Memories of holidays at English seaside towns probably encouraged many Pākehā New Zealanders to head to a nearby beach during summer. Some coastal towns and cities with railway stations began to promote themselves as holiday destinations in the late 19th and early 20th centuries. One such place was Timaru. In 1897 the Caroline Bay Association began to develop the beachfront there with a promenade, gardens and recreation grounds reminiscent of English pleasure resorts such as Brighton.
The search for new holiday beaches beyond the cities began. Dunedinites Thomas Hocken and George Fenwick promoted the Catlins district after a trip there in the early 1890s. They noted that ‘for a very long time Broad Bay, Portobello, Brighton and Taieri Mouth were about the only places at all generally visited for a week or two in summer’.1 All were close to Dunedin.
At the bay
Writer Katherine Mansfield grew up in Wellington, and her family regularly took their summer holiday at a cottage across the harbour at Days Bay. One of Mansfield’s most famous short stories, ‘At the bay’ (1921), drew on her vivid memories of these childhood holidays in the early years of the 20th century.
From the 1880s the government began to develop thermal areas – especially at Rotorua, Te Aroha in Waikato, and Hanmer Springs in Canterbury – as health spas. The main aim was to attract overseas tourists, but New Zealanders seeking a health cure and a break from daily routine also took advantage of these resorts, which had leisure and sports facilities. Improved rail and road links made them accessible to local holidaymakers.
When the Department of Tourist and Health Resorts was established in 1901 spa facilities were further upgraded. They continued to operate, but the heyday of thermal spas had passed by the First World War.
In the 1920s and 1930s the New Zealand Railways Publicity Branch began highly successful campaigns that encouraged New Zealanders to see the scenic wonders of their country – not just beaches and thermal areas, but lakes, bush areas and mountains.
The by-then extensive rail network allowed ordinary people to take winter holidays at places once patronised mainly by the wealthy, such as the Chateau Tongariro. Inland destinations such as Waitomo Caves in the King Country and Queenstown in Central Otago were also accessible by rail and steamer.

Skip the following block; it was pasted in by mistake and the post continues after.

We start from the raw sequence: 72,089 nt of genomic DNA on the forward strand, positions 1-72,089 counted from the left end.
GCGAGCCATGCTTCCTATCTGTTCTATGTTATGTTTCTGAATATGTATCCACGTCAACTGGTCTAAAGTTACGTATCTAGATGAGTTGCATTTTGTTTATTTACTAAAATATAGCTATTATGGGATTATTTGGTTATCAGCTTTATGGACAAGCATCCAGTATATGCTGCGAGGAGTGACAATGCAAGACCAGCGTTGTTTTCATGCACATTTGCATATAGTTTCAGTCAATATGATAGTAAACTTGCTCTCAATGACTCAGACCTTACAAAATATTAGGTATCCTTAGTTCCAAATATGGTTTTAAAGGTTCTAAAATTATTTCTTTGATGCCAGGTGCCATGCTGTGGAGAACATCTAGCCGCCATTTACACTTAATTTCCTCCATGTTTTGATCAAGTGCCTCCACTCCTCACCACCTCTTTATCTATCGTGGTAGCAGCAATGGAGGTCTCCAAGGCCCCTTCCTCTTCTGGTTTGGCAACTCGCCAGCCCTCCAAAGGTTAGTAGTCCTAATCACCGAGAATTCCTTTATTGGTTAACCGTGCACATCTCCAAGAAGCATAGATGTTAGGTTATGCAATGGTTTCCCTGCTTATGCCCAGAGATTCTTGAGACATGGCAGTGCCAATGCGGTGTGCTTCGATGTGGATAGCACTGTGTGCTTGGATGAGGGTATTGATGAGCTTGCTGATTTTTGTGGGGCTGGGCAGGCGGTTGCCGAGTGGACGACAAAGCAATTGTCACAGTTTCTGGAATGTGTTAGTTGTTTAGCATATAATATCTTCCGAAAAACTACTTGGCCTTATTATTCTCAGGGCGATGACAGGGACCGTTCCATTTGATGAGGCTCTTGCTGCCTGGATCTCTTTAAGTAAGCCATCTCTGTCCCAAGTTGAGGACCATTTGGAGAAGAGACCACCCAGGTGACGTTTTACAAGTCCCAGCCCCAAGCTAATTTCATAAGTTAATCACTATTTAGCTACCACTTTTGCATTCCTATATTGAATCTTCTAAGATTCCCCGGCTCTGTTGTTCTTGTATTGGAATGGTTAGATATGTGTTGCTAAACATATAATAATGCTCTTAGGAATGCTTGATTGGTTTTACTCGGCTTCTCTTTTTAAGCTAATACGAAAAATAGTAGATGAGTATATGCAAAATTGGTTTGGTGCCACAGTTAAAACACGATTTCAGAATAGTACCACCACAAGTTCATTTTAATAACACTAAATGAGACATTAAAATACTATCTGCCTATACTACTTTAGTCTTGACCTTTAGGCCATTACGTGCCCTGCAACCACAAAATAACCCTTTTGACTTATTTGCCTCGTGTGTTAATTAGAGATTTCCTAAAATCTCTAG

Getting back to nature
Gradually, more people began to enjoy year-round bush tramping in scenic landscapes such as Fiordland and the West Coast in the South Island and the Tararua and Central Plateau regions in the North. For those prepared to rough it, this type of holiday became increasingly popular from the 1940s. The creation of more national parks in the 1950s supported the trend, and cars enabled people to reach many remote areas.
It’s your local
Most major towns and cities have preferred holiday spots within reasonable travelling distance. For Dunedinites, Central Otago is a favourite. Christchurch people often head to Arthur’s Pass, Banks Peninsula or north Canterbury beaches. Many Wellingtonians holiday on the Kapiti Coast, in the Wairarapa or across Cook Strait in the Marlborough Sounds. Hamiltonians prefer Whangamatā, Waihī Beach or ‘the Mount’ (Mt Maunganui). Aucklanders frequent places on the Coromandel Peninsula, west coast beaches such as Piha, and Northland resorts.
Cars also opened up more isolated beaches to holiday traffic. In post-war years, the beach holiday enjoyed its heyday. Some beaches far from major centres of population became favourite destinations.
At the top of the South Island, Tasman Bay and Golden Bay offered the winning combination of maximum sunshine and beautiful beaches. The idyllic Marlborough Sounds offered hundreds of kilometres of fiords and beaches, while on the South Island’s east coast, Kaikōura was famous for its seafood, especially crayfish.
In the North Island, Waimārama in Hawke’s Bay, the picturesque coves of the East Cape and surf beaches south around Wairoa and Gisborne were magnets for holidaymakers, while further north in the Bay of Plenty, hot spots such as Waihī Beach and Mt Maunganui attracted staggering numbers during January. Coromandel Peninsula, including Whangamatā, Whitianga and many other pristine beaches, was being promoted as a ‘pocket wonderland’ by the early 1970s. In Northland, the Aupōuri Peninsula, including Ninety Mile Beach, and the Bay of Islands promised endless sand, sun and surf.